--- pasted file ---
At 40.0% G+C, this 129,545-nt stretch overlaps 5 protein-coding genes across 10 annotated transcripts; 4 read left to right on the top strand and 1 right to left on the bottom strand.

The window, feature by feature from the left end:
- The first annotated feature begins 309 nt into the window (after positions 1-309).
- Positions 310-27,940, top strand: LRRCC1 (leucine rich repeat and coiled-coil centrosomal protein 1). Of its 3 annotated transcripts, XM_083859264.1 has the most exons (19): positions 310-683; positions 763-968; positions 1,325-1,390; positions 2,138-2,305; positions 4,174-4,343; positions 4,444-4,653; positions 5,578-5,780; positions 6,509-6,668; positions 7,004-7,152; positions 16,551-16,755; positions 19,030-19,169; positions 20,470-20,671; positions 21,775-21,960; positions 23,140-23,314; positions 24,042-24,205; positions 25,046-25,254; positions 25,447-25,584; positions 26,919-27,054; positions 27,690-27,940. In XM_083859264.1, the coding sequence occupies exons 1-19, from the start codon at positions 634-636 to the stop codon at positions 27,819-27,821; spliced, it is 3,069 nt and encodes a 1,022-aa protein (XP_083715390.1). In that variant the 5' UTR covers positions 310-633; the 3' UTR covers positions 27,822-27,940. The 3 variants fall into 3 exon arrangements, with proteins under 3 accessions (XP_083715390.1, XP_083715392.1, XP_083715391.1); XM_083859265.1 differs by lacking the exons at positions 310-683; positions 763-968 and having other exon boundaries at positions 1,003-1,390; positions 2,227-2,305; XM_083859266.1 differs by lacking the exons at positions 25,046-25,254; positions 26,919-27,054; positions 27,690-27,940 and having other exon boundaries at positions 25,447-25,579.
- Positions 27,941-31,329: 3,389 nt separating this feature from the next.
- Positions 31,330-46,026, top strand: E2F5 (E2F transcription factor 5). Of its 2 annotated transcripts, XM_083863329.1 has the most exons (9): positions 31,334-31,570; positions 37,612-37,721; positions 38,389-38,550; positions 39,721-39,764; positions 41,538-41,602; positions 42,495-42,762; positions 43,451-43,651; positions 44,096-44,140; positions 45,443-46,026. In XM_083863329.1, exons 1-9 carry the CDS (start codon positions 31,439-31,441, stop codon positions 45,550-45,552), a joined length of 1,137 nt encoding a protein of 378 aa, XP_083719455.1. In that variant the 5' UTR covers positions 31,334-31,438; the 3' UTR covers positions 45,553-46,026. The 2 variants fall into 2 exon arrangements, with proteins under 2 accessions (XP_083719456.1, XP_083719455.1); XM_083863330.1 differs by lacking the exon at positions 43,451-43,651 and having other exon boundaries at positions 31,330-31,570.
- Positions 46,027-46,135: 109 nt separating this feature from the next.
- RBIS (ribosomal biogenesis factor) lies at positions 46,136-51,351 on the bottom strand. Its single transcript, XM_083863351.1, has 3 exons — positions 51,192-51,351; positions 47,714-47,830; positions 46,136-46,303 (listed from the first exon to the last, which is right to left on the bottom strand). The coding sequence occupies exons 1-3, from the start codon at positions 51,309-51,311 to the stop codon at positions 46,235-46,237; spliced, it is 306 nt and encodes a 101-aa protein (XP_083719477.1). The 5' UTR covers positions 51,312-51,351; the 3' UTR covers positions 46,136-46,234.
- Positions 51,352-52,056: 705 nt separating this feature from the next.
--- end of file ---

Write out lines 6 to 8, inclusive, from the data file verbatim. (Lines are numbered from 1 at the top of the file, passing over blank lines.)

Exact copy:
- Positions 31,330-46,026, top strand: E2F5 (E2F transcription factor 5). Of its 2 annotated transcripts, XM_083863329.1 has the most exons (9): positions 31,334-31,570; positions 37,612-37,721; positions 38,389-38,550; positions 39,721-39,764; positions 41,538-41,602; positions 42,495-42,762; positions 43,451-43,651; positions 44,096-44,140; positions 45,443-46,026. In XM_083863329.1, exons 1-9 carry the CDS (start codon positions 31,439-31,441, stop codon positions 45,550-45,552), a joined length of 1,137 nt encoding a protein of 378 aa, XP_083719455.1. In that variant the 5' UTR covers positions 31,334-31,438; the 3' UTR covers positions 45,553-46,026. The 2 variants fall into 2 exon arrangements, with proteins under 2 accessions (XP_083719456.1, XP_083719455.1); XM_083863330.1 differs by lacking the exon at positions 43,451-43,651 and having other exon boundaries at positions 31,330-31,570.
- Positions 46,027-46,135: 109 nt separating this feature from the next.
- RBIS (ribosomal biogenesis factor) lies at positions 46,136-51,351 on the bottom strand. Its single transcript, XM_083863351.1, has 3 exons — positions 51,192-51,351; positions 47,714-47,830; positions 46,136-46,303 (listed from the first exon to the last, which is right to left on the bottom strand). The coding sequence occupies exons 1-3, from the start codon at positions 51,309-51,311 to the stop codon at positions 46,235-46,237; spliced, it is 306 nt and encodes a 101-aa protein (XP_083719477.1). The 5' UTR covers positions 51,312-51,351; the 3' UTR covers positions 46,136-46,234.